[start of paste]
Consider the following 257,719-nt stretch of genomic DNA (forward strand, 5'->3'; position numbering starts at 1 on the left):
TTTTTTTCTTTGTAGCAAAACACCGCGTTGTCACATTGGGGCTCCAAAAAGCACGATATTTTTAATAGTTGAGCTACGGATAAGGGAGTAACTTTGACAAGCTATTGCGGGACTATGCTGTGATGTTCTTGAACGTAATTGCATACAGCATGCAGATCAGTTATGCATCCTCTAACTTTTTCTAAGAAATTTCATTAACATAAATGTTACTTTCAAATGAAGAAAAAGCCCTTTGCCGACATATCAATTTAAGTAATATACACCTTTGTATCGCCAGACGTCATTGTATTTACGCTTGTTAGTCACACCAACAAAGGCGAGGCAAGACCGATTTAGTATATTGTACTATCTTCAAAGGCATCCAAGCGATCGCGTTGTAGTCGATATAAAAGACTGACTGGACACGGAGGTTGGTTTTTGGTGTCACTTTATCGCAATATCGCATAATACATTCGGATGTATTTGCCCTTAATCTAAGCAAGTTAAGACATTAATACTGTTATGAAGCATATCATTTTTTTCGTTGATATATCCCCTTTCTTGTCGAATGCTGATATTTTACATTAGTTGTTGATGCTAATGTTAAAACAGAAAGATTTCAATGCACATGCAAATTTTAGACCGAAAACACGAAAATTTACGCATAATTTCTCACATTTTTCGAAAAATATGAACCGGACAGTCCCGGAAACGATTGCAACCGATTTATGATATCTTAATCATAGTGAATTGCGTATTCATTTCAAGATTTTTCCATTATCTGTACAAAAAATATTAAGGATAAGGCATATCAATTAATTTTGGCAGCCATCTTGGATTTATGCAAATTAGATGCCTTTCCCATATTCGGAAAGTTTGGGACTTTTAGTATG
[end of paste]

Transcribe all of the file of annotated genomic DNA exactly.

Consider the following 257,719-nt stretch of genomic DNA (forward strand, 5'->3'; position numbering starts at 1 on the left):
TTTTTTTCTTTGTAGCAAAACACCGCGTTGTCACATTGGGGCTCCAAAAAGCACGATATTTTTAATAGTTGAGCTACGGATAAGGGAGTAACTTTGACAAGCTATTGCGGGACTATGCTGTGATGTTCTTGAACGTAATTGCATACAGCATGCAGATCAGTTATGCATCCTCTAACTTTTTCTAAGAAATTTCATTAACATAAATGTTACTTTCAAATGAAGAAAAAGCCCTTTGCCGACATATCAATTTAAGTAATATACACCTTTGTATCGCCAGACGTCATTGTATTTACGCTTGTTAGTCACACCAACAAAGGCGAGGCAAGACCGATTTAGTATATTGTACTATCTTCAAAGGCATCCAAGCGATCGCGTTGTAGTCGATATAAAAGACTGACTGGACACGGAGGTTGGTTTTTGGTGTCACTTTATCGCAATATCGCATAATACATTCGGATGTATTTGCCCTTAATCTAAGCAAGTTAAGACATTAATACTGTTATGAAGCATATCATTTTTTTCGTTGATATATCCCCTTTCTTGTCGAATGCTGATATTTTACATTAGTTGTTGATGCTAATGTTAAAACAGAAAGATTTCAATGCACATGCAAATTTTAGACCGAAAACACGAAAATTTACGCATAATTTCTCACATTTTTCGAAAAATATGAACCGGACAGTCCCGGAAACGATTGCAACCGATTTATGATATCTTAATCATAGTGAATTGCGTATTCATTTCAAGATTTTTCCATTATCTGTACAAAAAATATTAAGGATAAGGCATATCAATTAATTTTGGCAGCCATCTTGGATTTATGCAAATTAGATGCCTTTCCCATATTCGGAAAGTTTGGGACTTTTAGTATG